With Warren, the Clips picked up someone who was a consensus top-ten preseason player whose selfish, depressing play submarined his stock in his sophomore campaign. Still, Warren has talent and may be better suited as a scoring combo-guard off the bench -- a niche he could find in LA. And if it doesn't work out, the Clippers' have taken on little risk; they can just cut him and his non-guaranteed contract.
Now, if they can just get Donald Sterling to sell the team to David Geffen and woo a certain free agent from Cleveland...
Indiana Pacers. Indiana was like the bizarro version of the Clippers, taking all sorts of crazy risks, except these ones are inexplicable through and through. There might not be a bigger boom-bust player in this draft than Paul George (aside from Cousins and perhaps Favors), and yet the Pacers rolled the dice on this uber-athletic swingman despite the fact that their best player (Danny Granger) plays the same position. What's the long term plan here?
Lance Stephenson, meanwhile, is an uninspired pick in the second round. Sure, he may be worth the risk of a non-guaranteed contract, but the dirty little secret about Stephenson is that despite all the hype, he was godawful for Cincinnati last year. He was a high-volume scorer who didn't score; who can't shoot; and to whom a pass is an alien concept. He's an irredeemable ball hog who can't quite back it up at the college level, let alone the pros. So really, a true tour de force of a pick.
New York Knicks. Quite an enticing roster they're assembling to lure The Global Icon™ to Manhattan, isn't it? Knicks' faithful can compose a veritable jeremiad of the woes the departed Isiah Thomas has inflicted on this once-proud franchise, but the parting shot was the cruelest: short-sightedly parting with their 2010 first-rounder, which would have been ninth overall.
But even with the picks the Knicks did have, they completely and utterly blew it. Andy Rautins and Landry Fields in the early second round, 38th and 39th to be exact? Were they just throwing darts at a board? Or did they forget they even had picks, panic and just blurt out the first names that came to mind? Rautins was a helluva college player, and his shooting makes him a perfect fit for D'Antoni's system, but couldn't they have signed him as an undrafted free agent? The same for Fields. And how can they justify taking those guys when players like Gani Lawal or even Stanley Robinson, whose freakish finishing ability would be a huge asset in that system, were still on the board?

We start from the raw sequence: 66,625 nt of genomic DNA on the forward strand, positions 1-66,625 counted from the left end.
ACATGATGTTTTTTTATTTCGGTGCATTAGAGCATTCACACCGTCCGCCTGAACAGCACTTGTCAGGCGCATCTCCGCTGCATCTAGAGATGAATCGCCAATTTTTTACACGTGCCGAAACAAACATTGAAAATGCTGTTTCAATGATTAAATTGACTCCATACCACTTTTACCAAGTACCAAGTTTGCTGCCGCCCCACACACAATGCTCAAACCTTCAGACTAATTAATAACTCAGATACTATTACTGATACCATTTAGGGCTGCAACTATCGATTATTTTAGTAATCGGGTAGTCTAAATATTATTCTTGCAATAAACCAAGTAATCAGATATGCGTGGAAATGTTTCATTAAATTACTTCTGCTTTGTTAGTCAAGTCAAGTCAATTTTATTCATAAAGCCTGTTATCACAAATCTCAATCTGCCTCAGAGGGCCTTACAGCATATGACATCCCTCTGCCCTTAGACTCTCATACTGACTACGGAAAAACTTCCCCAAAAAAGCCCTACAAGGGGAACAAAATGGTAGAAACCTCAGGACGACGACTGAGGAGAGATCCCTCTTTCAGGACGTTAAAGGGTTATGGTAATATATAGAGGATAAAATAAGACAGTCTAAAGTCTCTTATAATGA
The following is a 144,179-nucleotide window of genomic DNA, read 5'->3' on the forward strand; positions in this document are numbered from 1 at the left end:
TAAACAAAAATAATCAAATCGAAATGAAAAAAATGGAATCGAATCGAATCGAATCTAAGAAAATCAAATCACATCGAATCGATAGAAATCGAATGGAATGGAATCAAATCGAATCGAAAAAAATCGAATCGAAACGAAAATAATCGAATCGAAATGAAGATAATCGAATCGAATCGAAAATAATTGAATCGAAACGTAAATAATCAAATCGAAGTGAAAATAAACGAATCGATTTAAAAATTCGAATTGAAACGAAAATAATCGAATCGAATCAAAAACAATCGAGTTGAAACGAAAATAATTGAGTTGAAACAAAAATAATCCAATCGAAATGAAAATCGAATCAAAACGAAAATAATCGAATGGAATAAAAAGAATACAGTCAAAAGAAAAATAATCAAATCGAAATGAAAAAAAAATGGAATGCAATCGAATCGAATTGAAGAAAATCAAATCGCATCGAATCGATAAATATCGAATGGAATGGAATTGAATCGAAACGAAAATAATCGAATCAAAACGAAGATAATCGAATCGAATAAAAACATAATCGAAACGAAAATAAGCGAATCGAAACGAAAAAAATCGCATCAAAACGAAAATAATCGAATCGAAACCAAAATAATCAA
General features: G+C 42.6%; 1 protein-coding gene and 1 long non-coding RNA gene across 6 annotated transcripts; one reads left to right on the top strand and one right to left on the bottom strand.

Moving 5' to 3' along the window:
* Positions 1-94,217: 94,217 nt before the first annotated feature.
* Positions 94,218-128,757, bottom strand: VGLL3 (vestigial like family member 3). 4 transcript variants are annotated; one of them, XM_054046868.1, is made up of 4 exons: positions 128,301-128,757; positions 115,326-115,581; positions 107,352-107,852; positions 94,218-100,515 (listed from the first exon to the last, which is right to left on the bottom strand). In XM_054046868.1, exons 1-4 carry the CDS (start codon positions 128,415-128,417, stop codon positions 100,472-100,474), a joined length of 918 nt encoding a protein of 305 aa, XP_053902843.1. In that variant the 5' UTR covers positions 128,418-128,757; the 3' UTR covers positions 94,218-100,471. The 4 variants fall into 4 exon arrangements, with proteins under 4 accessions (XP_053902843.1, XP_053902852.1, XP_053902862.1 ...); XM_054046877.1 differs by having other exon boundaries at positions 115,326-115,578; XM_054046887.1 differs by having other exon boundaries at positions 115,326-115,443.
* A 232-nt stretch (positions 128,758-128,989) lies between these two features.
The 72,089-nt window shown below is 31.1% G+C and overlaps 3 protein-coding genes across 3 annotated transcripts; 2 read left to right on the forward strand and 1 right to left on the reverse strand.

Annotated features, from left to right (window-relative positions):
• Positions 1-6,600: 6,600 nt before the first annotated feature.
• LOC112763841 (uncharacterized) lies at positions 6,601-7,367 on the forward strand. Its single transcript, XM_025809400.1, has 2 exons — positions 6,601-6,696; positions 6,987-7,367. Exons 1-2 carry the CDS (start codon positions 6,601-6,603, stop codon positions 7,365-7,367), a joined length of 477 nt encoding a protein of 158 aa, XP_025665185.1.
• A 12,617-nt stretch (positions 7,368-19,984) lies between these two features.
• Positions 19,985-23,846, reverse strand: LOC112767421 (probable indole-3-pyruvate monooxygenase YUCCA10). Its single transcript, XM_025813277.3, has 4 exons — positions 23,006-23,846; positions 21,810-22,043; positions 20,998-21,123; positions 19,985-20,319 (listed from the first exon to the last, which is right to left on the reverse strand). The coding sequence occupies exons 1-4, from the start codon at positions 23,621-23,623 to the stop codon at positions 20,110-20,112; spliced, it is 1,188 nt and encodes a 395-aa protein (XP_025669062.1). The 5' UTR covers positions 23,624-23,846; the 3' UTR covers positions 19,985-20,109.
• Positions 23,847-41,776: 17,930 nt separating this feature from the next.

Minnesota T'Wolves. As Matt Damon explains in Rounders, if you can't spot the sucker in the first half hour at the table, then you ARE the sucker. And you, David Kahn, are the sucker when it comes to GMs. Selecting Wesley Johnson fourth overall -- ahead of Cousins, Monroe and Aminu -- is simply farcical. Indeed, Johnson should be a solid pro, but at 23 years old, there's very little upside. You can't pass on guys who can be legit stars in this league for someone who figures to be more of a third-scorer type. Just can't do it.
Kahn did salvage a bit later in the first round, picking up Luke Babbitt and the criminally underrated Trevor Booker...wait, what's that, he traded both of them? Oops. Martell Webster and Lazar Hayward are decent pickups in return for the aforementioned Babbitt and Bookers, although neither Johnson, Webster nor Hayward excels at creating his own shot. So the T'Wolves loaded up on wing players to address that glaring weakness on their roster -- and didn't really address it at all. To be fair, Prestes and N'Diaye are two solid late-second round picks, but that doesn't erase the unmitigated disaster that was the night prior.